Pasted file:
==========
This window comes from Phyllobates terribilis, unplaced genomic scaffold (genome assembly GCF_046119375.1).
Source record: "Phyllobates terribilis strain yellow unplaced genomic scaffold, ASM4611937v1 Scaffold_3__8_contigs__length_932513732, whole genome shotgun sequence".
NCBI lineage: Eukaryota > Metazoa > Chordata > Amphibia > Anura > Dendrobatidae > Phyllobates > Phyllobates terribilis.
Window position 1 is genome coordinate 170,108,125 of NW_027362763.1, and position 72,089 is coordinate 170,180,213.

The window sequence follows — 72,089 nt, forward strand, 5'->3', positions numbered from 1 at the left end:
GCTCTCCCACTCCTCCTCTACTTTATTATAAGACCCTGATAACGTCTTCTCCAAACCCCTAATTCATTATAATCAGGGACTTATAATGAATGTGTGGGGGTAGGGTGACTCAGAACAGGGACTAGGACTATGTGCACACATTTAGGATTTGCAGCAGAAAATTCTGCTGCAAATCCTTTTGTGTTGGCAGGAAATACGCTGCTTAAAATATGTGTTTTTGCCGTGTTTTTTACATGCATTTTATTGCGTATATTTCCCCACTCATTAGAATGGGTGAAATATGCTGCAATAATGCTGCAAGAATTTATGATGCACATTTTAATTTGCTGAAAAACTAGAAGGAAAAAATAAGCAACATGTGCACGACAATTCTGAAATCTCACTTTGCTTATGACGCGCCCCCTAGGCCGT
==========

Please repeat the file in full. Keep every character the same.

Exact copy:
This window comes from Phyllobates terribilis, unplaced genomic scaffold (genome assembly GCF_046119375.1).
Source record: "Phyllobates terribilis strain yellow unplaced genomic scaffold, ASM4611937v1 Scaffold_3__8_contigs__length_932513732, whole genome shotgun sequence".
NCBI lineage: Eukaryota > Metazoa > Chordata > Amphibia > Anura > Dendrobatidae > Phyllobates > Phyllobates terribilis.
Window position 1 is genome coordinate 170,108,125 of NW_027362763.1, and position 72,089 is coordinate 170,180,213.

The window sequence follows — 72,089 nt, forward strand, 5'->3', positions numbered from 1 at the left end:
GCTCTCCCACTCCTCCTCTACTTTATTATAAGACCCTGATAACGTCTTCTCCAAACCCCTAATTCATTATAATCAGGGACTTATAATGAATGTGTGGGGGTAGGGTGACTCAGAACAGGGACTAGGACTATGTGCACACATTTAGGATTTGCAGCAGAAAATTCTGCTGCAAATCCTTTTGTGTTGGCAGGAAATACGCTGCTTAAAATATGTGTTTTTGCCGTGTTTTTTACATGCATTTTATTGCGTATATTTCCCCACTCATTAGAATGGGTGAAATATGCTGCAATAATGCTGCAAGAATTTATGATGCACATTTTAATTTGCTGAAAAACTAGAAGGAAAAAATAAGCAACATGTGCACGACAATTCTGAAATCTCACTTTGCTTATGACGCGCCCCCTAGGCCGT